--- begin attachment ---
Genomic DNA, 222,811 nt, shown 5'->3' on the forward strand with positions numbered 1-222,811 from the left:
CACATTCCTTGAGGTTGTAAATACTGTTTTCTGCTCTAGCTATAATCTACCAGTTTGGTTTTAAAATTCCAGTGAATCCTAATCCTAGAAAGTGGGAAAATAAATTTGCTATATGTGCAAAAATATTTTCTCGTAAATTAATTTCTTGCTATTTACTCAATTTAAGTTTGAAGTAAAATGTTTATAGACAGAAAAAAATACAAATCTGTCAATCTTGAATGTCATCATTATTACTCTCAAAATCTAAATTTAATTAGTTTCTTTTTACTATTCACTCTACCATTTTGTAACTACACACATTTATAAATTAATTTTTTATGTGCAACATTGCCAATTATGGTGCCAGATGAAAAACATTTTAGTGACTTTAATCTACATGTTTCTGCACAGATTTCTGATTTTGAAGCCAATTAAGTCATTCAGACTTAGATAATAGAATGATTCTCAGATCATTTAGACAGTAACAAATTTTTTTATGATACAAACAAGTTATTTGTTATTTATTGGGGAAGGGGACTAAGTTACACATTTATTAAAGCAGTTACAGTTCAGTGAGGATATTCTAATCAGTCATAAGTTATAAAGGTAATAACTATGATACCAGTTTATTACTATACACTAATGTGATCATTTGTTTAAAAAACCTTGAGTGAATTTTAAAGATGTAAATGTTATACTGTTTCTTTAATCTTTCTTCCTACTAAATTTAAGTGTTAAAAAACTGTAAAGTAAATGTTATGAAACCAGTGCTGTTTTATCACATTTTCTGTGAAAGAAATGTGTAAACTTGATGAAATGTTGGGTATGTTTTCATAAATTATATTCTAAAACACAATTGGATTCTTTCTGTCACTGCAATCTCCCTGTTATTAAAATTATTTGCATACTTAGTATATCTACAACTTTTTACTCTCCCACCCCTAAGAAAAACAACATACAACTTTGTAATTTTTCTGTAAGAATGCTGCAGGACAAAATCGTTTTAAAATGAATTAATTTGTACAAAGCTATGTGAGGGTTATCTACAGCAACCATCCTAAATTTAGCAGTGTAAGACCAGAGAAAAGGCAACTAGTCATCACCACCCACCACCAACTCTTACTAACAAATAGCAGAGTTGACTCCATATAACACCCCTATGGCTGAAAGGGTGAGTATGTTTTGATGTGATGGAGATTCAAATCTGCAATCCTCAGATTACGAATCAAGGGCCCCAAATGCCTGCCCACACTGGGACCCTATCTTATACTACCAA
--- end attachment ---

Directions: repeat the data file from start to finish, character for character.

Genomic DNA, 222,811 nt, shown 5'->3' on the forward strand with positions numbered 1-222,811 from the left:
CACATTCCTTGAGGTTGTAAATACTGTTTTCTGCTCTAGCTATAATCTACCAGTTTGGTTTTAAAATTCCAGTGAATCCTAATCCTAGAAAGTGGGAAAATAAATTTGCTATATGTGCAAAAATATTTTCTCGTAAATTAATTTCTTGCTATTTACTCAATTTAAGTTTGAAGTAAAATGTTTATAGACAGAAAAAAATACAAATCTGTCAATCTTGAATGTCATCATTATTACTCTCAAAATCTAAATTTAATTAGTTTCTTTTTACTATTCACTCTACCATTTTGTAACTACACACATTTATAAATTAATTTTTTATGTGCAACATTGCCAATTATGGTGCCAGATGAAAAACATTTTAGTGACTTTAATCTACATGTTTCTGCACAGATTTCTGATTTTGAAGCCAATTAAGTCATTCAGACTTAGATAATAGAATGATTCTCAGATCATTTAGACAGTAACAAATTTTTTTATGATACAAACAAGTTATTTGTTATTTATTGGGGAAGGGGACTAAGTTACACATTTATTAAAGCAGTTACAGTTCAGTGAGGATATTCTAATCAGTCATAAGTTATAAAGGTAATAACTATGATACCAGTTTATTACTATACACTAATGTGATCATTTGTTTAAAAAACCTTGAGTGAATTTTAAAGATGTAAATGTTATACTGTTTCTTTAATCTTTCTTCCTACTAAATTTAAGTGTTAAAAAACTGTAAAGTAAATGTTATGAAACCAGTGCTGTTTTATCACATTTTCTGTGAAAGAAATGTGTAAACTTGATGAAATGTTGGGTATGTTTTCATAAATTATATTCTAAAACACAATTGGATTCTTTCTGTCACTGCAATCTCCCTGTTATTAAAATTATTTGCATACTTAGTATATCTACAACTTTTTACTCTCCCACCCCTAAGAAAAACAACATACAACTTTGTAATTTTTCTGTAAGAATGCTGCAGGACAAAATCGTTTTAAAATGAATTAATTTGTACAAAGCTATGTGAGGGTTATCTACAGCAACCATCCTAAATTTAGCAGTGTAAGACCAGAGAAAAGGCAACTAGTCATCACCACCCACCACCAACTCTTACTAACAAATAGCAGAGTTGACTCCATATAACACCCCTATGGCTGAAAGGGTGAGTATGTTTTGATGTGATGGAGATTCAAATCTGCAATCCTCAGATTACGAATCAAGGGCCCCAAATGCCTGCCCACACTGGGACCCTATCTTATACTACCAA